On April 25, 2004, militants attacked her motorcade in Kulgam killing three persons as Mehbooba had a providential escape.
“The worst was the attack on her on April 08, 2004 in Uri,” remembers Bilal Bhadur of Kashmir Life, who accompanied her. Nine people were killed and 30 injured in that attack. “Ms Mufti was on top of a vehicle and many leaders were moving in a group when somebody lobbed a grenade and then followed by firing. They somehow ran into a shop and finding me alone on the road, she asked me to get in and then they downed the shutters.”
Mehbooba was elected to Lok Sabha twice in 2004 and 2014. But her Delhi stay, even her adversaries admit, failed to help her connect with the power corridors. “She was asked many times by people including her father that she must communicate and connect,” an insider said. “Her response suggested she feels suffocated in Delhi and the culture that fetches social contacts of the powerful passes through area she does not like.” Ms Mufti hates partying.
Unlike her father, Ms Mufti is socially entrenched in Kashmir. She invites her relatives and visits them. That is perhaps why, many people believe that in case of her ascend to power, the four people who would influence her are all from the family – Mrs Andrabi (her aunt), Sartaj Madni (her uncle), Sajad Mufti (the forester whom her father inducted into the party) and, most importantly her elder daughter.
Ms Mufti is so entrenched in local culture that the power hasn’t changed her. She still invites relatives and party men to a dinner when the family cooks pachi or have a gad-e-baet, rice with fish. “Every time, she would invite us (party leaders) for tea, I know it is the peculiar Presidential tea,” says one party leader. “It uses to be salt tea with pre-mixed Sattu (roasted maize flour) and a Kulcha.” She is an early dining person and loves MacDonald’s Fish Fillets. Unlike her father, she dislikes Wazwaan.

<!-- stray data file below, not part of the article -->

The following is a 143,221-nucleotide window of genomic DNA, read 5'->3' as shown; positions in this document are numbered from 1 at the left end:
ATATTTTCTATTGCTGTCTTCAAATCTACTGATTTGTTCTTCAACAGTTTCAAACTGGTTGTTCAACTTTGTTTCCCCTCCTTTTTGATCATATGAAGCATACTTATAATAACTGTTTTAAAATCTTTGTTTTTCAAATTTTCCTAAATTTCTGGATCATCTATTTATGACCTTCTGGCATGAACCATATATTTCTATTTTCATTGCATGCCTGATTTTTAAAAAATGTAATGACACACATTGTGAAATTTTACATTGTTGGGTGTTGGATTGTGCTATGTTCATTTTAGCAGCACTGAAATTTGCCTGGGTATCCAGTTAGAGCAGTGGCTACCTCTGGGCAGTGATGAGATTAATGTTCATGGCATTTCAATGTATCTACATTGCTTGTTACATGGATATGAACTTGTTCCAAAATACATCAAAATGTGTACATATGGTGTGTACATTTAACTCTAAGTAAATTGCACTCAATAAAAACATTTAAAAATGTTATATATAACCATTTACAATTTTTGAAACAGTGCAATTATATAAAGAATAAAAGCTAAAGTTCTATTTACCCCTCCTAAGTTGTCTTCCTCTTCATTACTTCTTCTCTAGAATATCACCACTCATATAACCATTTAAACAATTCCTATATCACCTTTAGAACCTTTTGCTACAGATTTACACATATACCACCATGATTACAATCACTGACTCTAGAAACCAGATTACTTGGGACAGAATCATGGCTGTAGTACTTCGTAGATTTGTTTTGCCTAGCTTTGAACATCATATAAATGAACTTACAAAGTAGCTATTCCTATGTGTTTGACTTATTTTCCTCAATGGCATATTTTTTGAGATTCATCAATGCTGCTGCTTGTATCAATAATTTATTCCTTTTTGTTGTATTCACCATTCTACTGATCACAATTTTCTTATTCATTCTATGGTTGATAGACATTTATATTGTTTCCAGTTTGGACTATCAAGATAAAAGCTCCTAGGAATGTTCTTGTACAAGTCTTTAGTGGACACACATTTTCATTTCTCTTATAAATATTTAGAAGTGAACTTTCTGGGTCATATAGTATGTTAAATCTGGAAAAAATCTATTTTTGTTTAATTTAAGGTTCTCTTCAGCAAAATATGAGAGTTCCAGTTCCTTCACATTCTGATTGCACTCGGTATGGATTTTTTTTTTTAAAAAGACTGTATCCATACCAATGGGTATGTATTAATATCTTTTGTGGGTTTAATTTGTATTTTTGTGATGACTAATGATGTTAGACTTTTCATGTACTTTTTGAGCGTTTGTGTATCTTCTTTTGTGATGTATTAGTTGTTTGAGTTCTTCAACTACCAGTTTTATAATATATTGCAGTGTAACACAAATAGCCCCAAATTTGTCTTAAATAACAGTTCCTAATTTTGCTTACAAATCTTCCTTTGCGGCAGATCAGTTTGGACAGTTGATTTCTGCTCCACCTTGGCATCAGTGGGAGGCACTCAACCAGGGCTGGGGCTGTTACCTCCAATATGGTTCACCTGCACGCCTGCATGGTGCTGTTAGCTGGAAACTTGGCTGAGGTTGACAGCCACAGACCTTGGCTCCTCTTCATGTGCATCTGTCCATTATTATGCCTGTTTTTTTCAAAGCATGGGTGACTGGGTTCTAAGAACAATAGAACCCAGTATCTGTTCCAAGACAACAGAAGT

Street shopping at Janpath has remained her Delhi routine. But she has a huge Abhaya wardrobe. Ms Mufti has never been in public in J&K with her signature Abhaya. Once in hurry, she forgot her stole at home to be discovered by somebody who picked it and rushed out. When Ms Mufti asked the person for being in such a hurry, apt came the response: “Madam, you had forgotten Mehbooba Mufti at home!”
A practicing Muslim, who prays and observes fasting, Ms Mufti believes in enduring relationships. She nominated her friend Anjum Fazili to assembly and spends most of her spare time with Gulzara Ji, her Peer. After an Umrah earlier, she performed Haj as head of India’s official Haj delegation in 2014 but continues to be a frequent shrine-goer.
Ms Mehbooba declared Rs 47 lakh assets in the last elections and has a case pending against her that NCs Ali M Sagar filed.
But what defines Ms Mehbooba as a person is being “her father’s daughter”. People knowing Muftis’ see Ms Mufti as the “only man” in the family. “She was the only person who knew exactly what Mufti needed and when,” one insider said. “She only would know which cup of tea suits his tastes.”
For all the days Mufti was in AIIMS, Ms Mufti has stayed just a night away in Jammu. Before that she single-handedly managed her mother who had undergone knee surgery.
“To be honest, she was in politics just to please her father,” one PDP leader who knew the family for long said. “She had her view almost on all issues that confronted the party but would never go against her father’s decision.” She had meekly resisted a number of entries into her party but finally accepted her father’s decision. In certain cases, she cried to protest but surrendered at the end. She thought her father to be sort of a ‘political darvesh’ who had the premonition. Sometimes an angry Ms Mufti would tell party ministers “not to mislead him”.
One key decision she was unhappy with was PDP’s alliance with BJP. But she couldn’t stop her father who was lured by the big picture and decided to go against the wind. As she followed her father in their alliance, she was aware of every single development that was taking place. With father not around, this is the issue that will now define Ms Mufti.
Ms Mufti has remained bitter over the ‘raw deal’ meted out to PDP. Insiders said this was one subject that would be part of routine evening talk at Fairview. Unlike her father, she would get restive over the judicial adventurism of right wing party on sensitive issues concerning Kashmir. “She knew the costs because she is aware of the pulse of the people on ground,” one party insider said.